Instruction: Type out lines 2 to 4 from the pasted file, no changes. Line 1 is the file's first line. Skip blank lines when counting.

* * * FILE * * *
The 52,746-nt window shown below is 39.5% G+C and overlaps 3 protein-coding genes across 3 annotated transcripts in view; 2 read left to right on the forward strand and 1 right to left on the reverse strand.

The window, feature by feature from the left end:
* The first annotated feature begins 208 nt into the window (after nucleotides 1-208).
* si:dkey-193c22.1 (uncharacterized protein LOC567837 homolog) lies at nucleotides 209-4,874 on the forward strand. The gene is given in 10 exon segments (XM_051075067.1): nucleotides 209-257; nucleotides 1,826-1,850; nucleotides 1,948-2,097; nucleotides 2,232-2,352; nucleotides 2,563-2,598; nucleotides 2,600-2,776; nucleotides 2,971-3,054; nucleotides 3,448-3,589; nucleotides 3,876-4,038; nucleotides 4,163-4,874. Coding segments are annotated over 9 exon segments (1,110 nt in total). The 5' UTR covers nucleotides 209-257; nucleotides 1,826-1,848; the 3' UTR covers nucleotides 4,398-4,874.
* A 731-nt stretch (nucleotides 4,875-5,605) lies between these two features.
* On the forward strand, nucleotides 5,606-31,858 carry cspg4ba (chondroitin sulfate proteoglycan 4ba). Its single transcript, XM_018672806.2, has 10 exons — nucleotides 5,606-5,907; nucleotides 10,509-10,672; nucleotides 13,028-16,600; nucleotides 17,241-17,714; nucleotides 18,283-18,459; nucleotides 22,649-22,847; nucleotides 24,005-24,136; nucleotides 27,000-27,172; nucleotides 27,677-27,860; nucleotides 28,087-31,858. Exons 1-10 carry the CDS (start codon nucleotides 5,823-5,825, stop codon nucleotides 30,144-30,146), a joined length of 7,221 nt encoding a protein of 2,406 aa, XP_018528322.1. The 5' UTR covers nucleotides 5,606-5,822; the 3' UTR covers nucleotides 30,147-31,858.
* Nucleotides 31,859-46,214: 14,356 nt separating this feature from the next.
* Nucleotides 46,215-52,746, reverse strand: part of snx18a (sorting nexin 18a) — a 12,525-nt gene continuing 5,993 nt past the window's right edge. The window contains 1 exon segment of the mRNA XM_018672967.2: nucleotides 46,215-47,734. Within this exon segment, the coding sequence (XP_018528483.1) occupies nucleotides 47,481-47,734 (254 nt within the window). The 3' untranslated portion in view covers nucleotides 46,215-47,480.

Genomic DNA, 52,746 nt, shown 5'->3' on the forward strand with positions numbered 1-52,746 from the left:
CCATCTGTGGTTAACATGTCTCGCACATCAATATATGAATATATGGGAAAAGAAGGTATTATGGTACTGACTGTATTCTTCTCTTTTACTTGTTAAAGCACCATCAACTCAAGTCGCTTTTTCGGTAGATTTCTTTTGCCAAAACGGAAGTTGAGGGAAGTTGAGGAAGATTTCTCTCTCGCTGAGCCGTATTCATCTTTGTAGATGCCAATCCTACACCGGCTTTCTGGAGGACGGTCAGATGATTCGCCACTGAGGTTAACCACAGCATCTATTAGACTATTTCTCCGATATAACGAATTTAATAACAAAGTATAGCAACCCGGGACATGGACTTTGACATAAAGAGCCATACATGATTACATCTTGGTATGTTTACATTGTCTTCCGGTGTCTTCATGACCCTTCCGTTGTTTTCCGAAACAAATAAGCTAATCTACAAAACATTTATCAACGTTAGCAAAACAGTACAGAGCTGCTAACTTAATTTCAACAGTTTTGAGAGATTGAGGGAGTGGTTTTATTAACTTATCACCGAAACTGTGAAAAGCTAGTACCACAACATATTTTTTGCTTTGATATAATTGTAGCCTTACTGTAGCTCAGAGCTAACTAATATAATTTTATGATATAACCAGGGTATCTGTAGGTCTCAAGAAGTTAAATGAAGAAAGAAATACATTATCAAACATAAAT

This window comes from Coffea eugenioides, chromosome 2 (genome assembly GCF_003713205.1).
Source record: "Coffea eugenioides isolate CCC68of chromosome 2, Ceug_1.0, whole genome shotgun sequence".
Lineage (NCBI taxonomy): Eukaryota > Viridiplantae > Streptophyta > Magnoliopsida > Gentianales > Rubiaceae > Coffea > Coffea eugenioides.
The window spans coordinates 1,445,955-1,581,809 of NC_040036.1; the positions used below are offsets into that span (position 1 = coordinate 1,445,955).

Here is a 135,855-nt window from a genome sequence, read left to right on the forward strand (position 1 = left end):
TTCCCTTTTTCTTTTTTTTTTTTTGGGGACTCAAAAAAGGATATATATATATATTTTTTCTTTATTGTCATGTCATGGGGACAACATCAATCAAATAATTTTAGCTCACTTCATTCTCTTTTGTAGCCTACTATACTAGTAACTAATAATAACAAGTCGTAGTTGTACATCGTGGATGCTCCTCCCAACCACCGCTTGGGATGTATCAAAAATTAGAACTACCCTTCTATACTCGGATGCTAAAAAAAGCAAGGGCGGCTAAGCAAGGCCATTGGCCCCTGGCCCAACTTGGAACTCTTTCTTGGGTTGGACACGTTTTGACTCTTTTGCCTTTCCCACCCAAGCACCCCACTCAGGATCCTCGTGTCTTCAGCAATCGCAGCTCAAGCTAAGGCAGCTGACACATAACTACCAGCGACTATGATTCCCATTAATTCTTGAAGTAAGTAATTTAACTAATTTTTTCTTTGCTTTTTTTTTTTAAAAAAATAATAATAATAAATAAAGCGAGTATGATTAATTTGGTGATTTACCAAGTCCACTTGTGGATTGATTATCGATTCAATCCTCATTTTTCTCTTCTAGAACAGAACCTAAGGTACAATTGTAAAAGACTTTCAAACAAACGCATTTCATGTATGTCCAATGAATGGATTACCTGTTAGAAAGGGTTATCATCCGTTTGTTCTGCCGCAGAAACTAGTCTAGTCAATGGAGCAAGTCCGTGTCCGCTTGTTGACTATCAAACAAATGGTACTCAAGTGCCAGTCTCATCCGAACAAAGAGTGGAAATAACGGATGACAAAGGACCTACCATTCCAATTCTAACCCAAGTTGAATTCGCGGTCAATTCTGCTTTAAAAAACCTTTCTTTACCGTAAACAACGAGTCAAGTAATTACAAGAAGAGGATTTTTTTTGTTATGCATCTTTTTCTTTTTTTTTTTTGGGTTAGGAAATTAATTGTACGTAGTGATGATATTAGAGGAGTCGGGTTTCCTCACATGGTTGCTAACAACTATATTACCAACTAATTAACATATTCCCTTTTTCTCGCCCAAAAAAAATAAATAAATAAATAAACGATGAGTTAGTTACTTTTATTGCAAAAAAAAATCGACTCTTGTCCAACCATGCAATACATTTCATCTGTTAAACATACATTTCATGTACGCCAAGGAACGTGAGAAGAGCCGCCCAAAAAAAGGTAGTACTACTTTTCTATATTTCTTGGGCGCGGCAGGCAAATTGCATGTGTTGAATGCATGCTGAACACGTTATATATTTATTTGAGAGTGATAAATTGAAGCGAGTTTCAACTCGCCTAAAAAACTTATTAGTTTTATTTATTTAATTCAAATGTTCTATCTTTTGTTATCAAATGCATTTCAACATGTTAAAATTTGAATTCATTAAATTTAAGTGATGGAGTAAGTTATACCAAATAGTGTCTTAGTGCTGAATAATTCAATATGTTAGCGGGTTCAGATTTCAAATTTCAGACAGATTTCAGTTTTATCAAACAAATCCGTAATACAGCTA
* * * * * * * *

The window, feature by feature from the left end:
* The first annotated feature begins 208 nt into the window (after nucleotides 1-208).
* si:dkey-193c22.1 (uncharacterized protein LOC567837 homolog) lies at nucleotides 209-4,874 on the forward strand. The gene is given in 10 exon segments (XM_051075067.1): nucleotides 209-257; nucleotides 1,826-1,850; nucleotides 1,948-2,097; nucleotides 2,232-2,352; nucleotides 2,563-2,598; nucleotides 2,600-2,776; nucleotides 2,971-3,054; nucleotides 3,448-3,589; nucleotides 3,876-4,038; nucleotides 4,163-4,874. Coding segments are annotated over 9 exon segments (1,110 nt in total). The 5' UTR covers nucleotides 209-257; nucleotides 1,826-1,848; the 3' UTR covers nucleotides 4,398-4,874.